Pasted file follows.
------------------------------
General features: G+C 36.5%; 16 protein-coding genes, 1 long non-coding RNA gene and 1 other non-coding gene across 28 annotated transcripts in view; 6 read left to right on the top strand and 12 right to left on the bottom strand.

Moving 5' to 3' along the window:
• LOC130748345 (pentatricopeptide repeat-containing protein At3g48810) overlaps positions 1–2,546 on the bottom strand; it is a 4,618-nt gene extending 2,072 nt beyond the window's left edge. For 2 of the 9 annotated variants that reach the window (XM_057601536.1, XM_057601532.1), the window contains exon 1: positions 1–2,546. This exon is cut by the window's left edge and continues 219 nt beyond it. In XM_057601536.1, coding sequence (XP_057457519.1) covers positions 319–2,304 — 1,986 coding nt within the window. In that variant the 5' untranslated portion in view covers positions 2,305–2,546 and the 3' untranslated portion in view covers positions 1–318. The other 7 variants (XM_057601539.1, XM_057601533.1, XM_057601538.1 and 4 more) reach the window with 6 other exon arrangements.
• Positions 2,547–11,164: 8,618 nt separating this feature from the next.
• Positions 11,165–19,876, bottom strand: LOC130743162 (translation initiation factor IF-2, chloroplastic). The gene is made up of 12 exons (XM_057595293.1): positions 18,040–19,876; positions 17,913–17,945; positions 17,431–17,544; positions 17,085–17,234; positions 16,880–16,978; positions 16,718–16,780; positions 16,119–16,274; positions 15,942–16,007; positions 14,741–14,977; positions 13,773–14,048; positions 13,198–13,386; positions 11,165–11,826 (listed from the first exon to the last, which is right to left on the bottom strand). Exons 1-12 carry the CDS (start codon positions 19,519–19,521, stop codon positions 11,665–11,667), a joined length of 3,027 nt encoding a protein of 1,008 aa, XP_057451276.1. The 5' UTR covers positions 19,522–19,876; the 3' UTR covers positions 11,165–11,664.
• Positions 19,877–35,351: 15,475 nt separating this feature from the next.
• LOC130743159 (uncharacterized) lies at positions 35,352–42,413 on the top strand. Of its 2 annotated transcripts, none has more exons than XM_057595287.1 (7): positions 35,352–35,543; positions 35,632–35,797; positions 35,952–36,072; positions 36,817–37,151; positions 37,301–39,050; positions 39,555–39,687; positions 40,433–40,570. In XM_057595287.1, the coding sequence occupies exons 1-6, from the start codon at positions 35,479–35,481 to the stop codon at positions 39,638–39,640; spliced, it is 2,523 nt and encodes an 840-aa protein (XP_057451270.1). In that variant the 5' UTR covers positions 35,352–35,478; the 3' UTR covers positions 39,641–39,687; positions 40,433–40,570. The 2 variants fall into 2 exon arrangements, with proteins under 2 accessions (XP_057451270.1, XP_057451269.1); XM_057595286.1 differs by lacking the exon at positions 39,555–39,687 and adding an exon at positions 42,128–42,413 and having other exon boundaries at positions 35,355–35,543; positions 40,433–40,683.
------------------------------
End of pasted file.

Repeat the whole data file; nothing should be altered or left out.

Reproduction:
General features: G+C 36.5%; 16 protein-coding genes, 1 long non-coding RNA gene and 1 other non-coding gene across 28 annotated transcripts in view; 6 read left to right on the top strand and 12 right to left on the bottom strand.

Moving 5' to 3' along the window:
• LOC130748345 (pentatricopeptide repeat-containing protein At3g48810) overlaps positions 1–2,546 on the bottom strand; it is a 4,618-nt gene extending 2,072 nt beyond the window's left edge. For 2 of the 9 annotated variants that reach the window (XM_057601536.1, XM_057601532.1), the window contains exon 1: positions 1–2,546. This exon is cut by the window's left edge and continues 219 nt beyond it. In XM_057601536.1, coding sequence (XP_057457519.1) covers positions 319–2,304 — 1,986 coding nt within the window. In that variant the 5' untranslated portion in view covers positions 2,305–2,546 and the 3' untranslated portion in view covers positions 1–318. The other 7 variants (XM_057601539.1, XM_057601533.1, XM_057601538.1 and 4 more) reach the window with 6 other exon arrangements.
• Positions 2,547–11,164: 8,618 nt separating this feature from the next.
• Positions 11,165–19,876, bottom strand: LOC130743162 (translation initiation factor IF-2, chloroplastic). The gene is made up of 12 exons (XM_057595293.1): positions 18,040–19,876; positions 17,913–17,945; positions 17,431–17,544; positions 17,085–17,234; positions 16,880–16,978; positions 16,718–16,780; positions 16,119–16,274; positions 15,942–16,007; positions 14,741–14,977; positions 13,773–14,048; positions 13,198–13,386; positions 11,165–11,826 (listed from the first exon to the last, which is right to left on the bottom strand). Exons 1-12 carry the CDS (start codon positions 19,519–19,521, stop codon positions 11,665–11,667), a joined length of 3,027 nt encoding a protein of 1,008 aa, XP_057451276.1. The 5' UTR covers positions 19,522–19,876; the 3' UTR covers positions 11,165–11,664.
• Positions 19,877–35,351: 15,475 nt separating this feature from the next.
• LOC130743159 (uncharacterized) lies at positions 35,352–42,413 on the top strand. Of its 2 annotated transcripts, none has more exons than XM_057595287.1 (7): positions 35,352–35,543; positions 35,632–35,797; positions 35,952–36,072; positions 36,817–37,151; positions 37,301–39,050; positions 39,555–39,687; positions 40,433–40,570. In XM_057595287.1, the coding sequence occupies exons 1-6, from the start codon at positions 35,479–35,481 to the stop codon at positions 39,638–39,640; spliced, it is 2,523 nt and encodes an 840-aa protein (XP_057451270.1). In that variant the 5' UTR covers positions 35,352–35,478; the 3' UTR covers positions 39,641–39,687; positions 40,433–40,570. The 2 variants fall into 2 exon arrangements, with proteins under 2 accessions (XP_057451270.1, XP_057451269.1); XM_057595286.1 differs by lacking the exon at positions 39,555–39,687 and adding an exon at positions 42,128–42,413 and having other exon boundaries at positions 35,355–35,543; positions 40,433–40,683.